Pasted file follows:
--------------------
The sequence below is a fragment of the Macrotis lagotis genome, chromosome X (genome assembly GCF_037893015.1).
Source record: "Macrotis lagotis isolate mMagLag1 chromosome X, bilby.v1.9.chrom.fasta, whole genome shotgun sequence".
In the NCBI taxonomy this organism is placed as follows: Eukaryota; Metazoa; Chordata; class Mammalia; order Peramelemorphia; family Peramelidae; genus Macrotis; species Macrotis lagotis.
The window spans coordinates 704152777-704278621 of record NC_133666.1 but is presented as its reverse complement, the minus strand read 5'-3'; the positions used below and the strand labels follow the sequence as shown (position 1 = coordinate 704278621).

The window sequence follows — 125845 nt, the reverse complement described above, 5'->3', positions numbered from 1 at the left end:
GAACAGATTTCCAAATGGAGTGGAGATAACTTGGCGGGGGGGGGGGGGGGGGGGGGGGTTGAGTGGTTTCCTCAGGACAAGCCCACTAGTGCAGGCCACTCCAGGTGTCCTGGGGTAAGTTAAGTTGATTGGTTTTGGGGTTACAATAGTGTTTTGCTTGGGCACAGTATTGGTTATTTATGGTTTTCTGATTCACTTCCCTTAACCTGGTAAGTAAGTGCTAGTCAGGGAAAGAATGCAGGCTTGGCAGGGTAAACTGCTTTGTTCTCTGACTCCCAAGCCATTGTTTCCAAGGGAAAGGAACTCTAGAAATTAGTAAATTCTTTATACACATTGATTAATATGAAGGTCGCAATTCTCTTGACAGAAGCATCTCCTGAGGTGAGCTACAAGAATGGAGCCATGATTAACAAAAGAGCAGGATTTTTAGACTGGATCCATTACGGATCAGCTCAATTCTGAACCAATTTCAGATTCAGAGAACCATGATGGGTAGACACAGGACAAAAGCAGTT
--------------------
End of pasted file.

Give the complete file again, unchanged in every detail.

The sequence below is a fragment of the Macrotis lagotis genome, chromosome X (genome assembly GCF_037893015.1).
Source record: "Macrotis lagotis isolate mMagLag1 chromosome X, bilby.v1.9.chrom.fasta, whole genome shotgun sequence".
In the NCBI taxonomy this organism is placed as follows: Eukaryota; Metazoa; Chordata; class Mammalia; order Peramelemorphia; family Peramelidae; genus Macrotis; species Macrotis lagotis.
The window spans coordinates 704152777-704278621 of record NC_133666.1 but is presented as its reverse complement, the minus strand read 5'-3'; the positions used below and the strand labels follow the sequence as shown (position 1 = coordinate 704278621).

The window sequence follows — 125845 nt, the reverse complement described above, 5'->3', positions numbered from 1 at the left end:
GAACAGATTTCCAAATGGAGTGGAGATAACTTGGCGGGGGGGGGGGGGGGGGGGGGGGTTGAGTGGTTTCCTCAGGACAAGCCCACTAGTGCAGGCCACTCCAGGTGTCCTGGGGTAAGTTAAGTTGATTGGTTTTGGGGTTACAATAGTGTTTTGCTTGGGCACAGTATTGGTTATTTATGGTTTTCTGATTCACTTCCCTTAACCTGGTAAGTAAGTGCTAGTCAGGGAAAGAATGCAGGCTTGGCAGGGTAAACTGCTTTGTTCTCTGACTCCCAAGCCATTGTTTCCAAGGGAAAGGAACTCTAGAAATTAGTAAATTCTTTATACACATTGATTAATATGAAGGTCGCAATTCTCTTGACAGAAGCATCTCCTGAGGTGAGCTACAAGAATGGAGCCATGATTAACAAAAGAGCAGGATTTTTAGACTGGATCCATTACGGATCAGCTCAATTCTGAACCAATTTCAGATTCAGAGAACCATGATGGGTAGACACAGGACAAAAGCAGTT